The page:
During the last year, over 120 City Year Milwaukee AmeriCorps members (our largest corps to date) served alongside teachers in 13 Milwaukee public schools providing 370 scholars with small group interventions in English Arts and an additional 276 scholars received small group intervention in Mathematics! In total, the City Year Milwaukee team provided over 66,330 minutes of academic and social emotional learning intervention. MPS scholars who work with City Year Milwaukee AmeriCorps members are closing the opportunity gap at rates faster than peers. In alignment with our national research, MPS scholars who work with CYMKE are moving towards being “on-target” in reading and math at a rate two-three times faster than their peers. The uniqueness of City Year’s model has proven successful outcomes for the scholars who participate and yet we know that there is much more work to be done. To achieve our full potential, we will need to continue to adapt and change, evolving, deepening, and enhancing our impact for our scholars, schools, families, corps, alumni, and systems providing the supports and learning environments so that all scholars can reach for their aspirations and thrive. This is what means when I say driving educational equity. Our City Year Framework for the Future calls for us to take an impact first approach by looking more deeply at systems and strategic focus on quality vs. quantity to achieve greater educational equity.

To succeed, we must simultaneously focus on and balance impacting and supporting scholars and schools and our AmeriCorps members. We must not make false choices in choosing one over the other, but instead recognize their symbiotic relationship: recruiting, training, developing, and supporting our corps to build relationships and help create positive conditions in schools enables the extraordinary potential of our scholars to shine through. In order to emphasize this dual focus on supporting scholars and developing our corps as leaders, we need to further bolster our impact on our corps and alumni to become social change leaders working across lines of difference for the common good. So, what does this mean?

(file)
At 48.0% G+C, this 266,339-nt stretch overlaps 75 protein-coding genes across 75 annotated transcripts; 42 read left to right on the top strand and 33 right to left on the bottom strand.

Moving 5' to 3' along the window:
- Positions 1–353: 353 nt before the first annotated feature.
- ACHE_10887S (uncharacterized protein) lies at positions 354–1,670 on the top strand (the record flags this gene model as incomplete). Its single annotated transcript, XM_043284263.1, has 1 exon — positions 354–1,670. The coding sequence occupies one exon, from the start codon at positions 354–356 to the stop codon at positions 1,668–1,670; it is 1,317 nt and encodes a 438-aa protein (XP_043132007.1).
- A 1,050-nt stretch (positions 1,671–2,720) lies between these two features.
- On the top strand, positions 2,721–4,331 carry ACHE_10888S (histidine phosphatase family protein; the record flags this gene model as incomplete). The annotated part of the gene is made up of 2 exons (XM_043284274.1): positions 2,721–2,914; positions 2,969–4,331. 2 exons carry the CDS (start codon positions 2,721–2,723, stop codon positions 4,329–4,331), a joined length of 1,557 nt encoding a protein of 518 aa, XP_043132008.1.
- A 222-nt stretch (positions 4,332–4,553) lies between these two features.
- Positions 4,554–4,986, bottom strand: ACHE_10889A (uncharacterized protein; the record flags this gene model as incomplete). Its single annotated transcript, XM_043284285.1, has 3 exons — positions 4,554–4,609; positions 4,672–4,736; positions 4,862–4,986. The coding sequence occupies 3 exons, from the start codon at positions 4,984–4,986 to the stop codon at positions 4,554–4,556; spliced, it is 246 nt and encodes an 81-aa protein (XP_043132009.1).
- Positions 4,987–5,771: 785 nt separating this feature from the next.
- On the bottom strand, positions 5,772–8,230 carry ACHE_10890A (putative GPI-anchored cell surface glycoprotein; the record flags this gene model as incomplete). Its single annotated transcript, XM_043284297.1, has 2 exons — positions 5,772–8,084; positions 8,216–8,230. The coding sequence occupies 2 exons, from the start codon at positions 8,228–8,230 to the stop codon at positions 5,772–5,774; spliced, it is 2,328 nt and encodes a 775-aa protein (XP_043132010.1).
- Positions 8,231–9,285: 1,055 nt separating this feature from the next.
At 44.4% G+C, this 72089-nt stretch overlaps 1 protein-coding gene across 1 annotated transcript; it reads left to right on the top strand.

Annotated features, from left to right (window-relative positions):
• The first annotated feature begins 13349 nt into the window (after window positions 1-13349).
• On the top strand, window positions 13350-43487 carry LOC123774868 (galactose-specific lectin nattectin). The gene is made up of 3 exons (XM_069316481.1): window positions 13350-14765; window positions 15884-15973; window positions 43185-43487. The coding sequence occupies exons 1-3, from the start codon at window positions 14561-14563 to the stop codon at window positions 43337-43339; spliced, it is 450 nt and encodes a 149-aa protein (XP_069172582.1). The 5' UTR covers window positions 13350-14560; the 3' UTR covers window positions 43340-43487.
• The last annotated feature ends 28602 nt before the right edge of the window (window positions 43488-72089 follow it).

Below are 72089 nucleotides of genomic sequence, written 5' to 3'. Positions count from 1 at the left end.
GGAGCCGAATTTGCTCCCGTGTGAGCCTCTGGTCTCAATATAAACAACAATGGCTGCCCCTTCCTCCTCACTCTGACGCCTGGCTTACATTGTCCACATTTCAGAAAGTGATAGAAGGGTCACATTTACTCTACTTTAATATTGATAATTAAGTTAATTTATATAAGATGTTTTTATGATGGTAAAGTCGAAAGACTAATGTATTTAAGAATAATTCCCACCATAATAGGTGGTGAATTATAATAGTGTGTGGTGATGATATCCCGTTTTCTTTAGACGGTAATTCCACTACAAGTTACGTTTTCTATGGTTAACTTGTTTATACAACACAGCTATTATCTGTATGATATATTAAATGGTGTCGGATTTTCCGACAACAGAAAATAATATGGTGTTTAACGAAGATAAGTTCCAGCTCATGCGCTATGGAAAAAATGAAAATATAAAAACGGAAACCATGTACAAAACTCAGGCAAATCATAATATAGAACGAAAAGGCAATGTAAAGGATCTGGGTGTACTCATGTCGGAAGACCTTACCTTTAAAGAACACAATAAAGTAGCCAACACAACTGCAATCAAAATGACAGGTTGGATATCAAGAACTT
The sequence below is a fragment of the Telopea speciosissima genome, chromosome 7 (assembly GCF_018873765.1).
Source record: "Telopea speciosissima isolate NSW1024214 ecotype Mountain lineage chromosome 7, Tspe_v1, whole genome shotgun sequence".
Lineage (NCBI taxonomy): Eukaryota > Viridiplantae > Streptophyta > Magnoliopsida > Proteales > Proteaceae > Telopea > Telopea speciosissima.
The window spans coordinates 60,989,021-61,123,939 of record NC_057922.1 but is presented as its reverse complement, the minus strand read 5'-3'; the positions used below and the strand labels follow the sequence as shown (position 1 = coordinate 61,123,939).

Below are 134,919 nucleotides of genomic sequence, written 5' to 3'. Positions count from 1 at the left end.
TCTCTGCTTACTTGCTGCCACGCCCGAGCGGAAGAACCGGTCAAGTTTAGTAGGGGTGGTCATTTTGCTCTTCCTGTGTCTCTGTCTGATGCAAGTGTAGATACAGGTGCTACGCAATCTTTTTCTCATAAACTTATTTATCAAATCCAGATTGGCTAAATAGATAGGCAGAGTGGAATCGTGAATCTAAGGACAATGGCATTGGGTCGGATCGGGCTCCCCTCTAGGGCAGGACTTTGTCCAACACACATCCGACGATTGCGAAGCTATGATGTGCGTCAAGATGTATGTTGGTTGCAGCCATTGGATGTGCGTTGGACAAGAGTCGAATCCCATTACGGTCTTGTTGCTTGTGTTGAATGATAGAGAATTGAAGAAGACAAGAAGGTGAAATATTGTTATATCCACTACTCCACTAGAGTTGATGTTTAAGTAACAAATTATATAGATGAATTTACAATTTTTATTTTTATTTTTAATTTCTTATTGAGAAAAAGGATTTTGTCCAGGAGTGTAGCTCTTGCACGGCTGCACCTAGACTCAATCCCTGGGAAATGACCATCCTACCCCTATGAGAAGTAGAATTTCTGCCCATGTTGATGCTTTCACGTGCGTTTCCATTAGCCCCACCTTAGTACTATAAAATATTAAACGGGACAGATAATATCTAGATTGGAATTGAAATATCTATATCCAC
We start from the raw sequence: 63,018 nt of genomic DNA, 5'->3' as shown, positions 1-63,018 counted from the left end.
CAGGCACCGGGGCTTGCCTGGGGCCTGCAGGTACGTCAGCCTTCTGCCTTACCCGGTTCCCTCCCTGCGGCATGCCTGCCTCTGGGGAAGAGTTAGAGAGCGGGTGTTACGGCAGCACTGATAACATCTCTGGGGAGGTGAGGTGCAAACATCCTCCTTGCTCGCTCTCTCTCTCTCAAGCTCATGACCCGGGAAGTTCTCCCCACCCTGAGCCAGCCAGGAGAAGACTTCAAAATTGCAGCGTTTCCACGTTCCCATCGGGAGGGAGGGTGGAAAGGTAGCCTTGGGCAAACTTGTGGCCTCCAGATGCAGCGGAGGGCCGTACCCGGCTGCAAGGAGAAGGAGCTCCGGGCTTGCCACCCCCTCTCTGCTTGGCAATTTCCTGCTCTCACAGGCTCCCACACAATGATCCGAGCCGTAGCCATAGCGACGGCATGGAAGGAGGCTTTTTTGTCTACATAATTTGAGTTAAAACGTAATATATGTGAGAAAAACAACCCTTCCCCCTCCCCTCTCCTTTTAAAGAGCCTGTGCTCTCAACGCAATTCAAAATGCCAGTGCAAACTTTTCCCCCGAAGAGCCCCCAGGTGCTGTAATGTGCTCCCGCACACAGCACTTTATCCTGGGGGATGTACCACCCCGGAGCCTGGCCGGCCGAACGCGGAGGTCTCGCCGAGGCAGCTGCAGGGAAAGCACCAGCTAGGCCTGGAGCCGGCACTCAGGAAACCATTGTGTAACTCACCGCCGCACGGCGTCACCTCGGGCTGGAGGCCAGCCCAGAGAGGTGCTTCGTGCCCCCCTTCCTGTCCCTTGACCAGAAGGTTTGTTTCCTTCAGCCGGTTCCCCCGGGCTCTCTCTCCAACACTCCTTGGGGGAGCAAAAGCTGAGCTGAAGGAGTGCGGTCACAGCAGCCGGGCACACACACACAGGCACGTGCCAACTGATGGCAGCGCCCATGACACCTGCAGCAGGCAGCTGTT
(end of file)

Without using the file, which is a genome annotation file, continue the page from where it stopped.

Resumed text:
For us, it is continuing our Whole School Whole Child model while creating common standards for service and impact and being responsive and flexible to adapt to local schools needs and opportunity for innovation. For Alumni programming we will continue to be a “brain gain for Milwaukee”. 2/3 of City Year AmeriCorps Alumni remain in Milwaukee after service. As part of Framework for the Future we will be working to ensure that all of AmeriCorps members have access to the training, support, and resources to effectively fulfill their responsibilities and build their toolboxes for their life after City Year. We believe that if we can build the systems to light the pathway for career or college for our AmeriCorps members following service that we will part of building a robust middle class in Milwaukee. When we all have the tools, we need to succeed, we all thrive. Let’s evolve the work we’re already doing – it’s going to help with accelerating the bridge to equity. When we focus on advancing educational equity and preparing diverse change agents working across the lines of difference, we create a better world for our future.

This pandemic has highlighted the great many inequities that plague our educational system. I remember these same issues being highlighted in the documentary “Waiting on Superman”. Our Milwaukee scholars don’t need us to be their heroes. They need us to recognize the problem is complex and yet the steps are simple. It starts with supporting our scholars in the classroom and ensuring that their social and emotional needs are met, it starts with partnering with teachers to ensure they are becoming the very best at their craft, it starts with leaders at all levels of the systems removing the barriers of change, its starts with neighbors committing to their school, and it starts with you willing to act!

Consider supporting the work of City Year Milwaukee today.

See more photos from the event.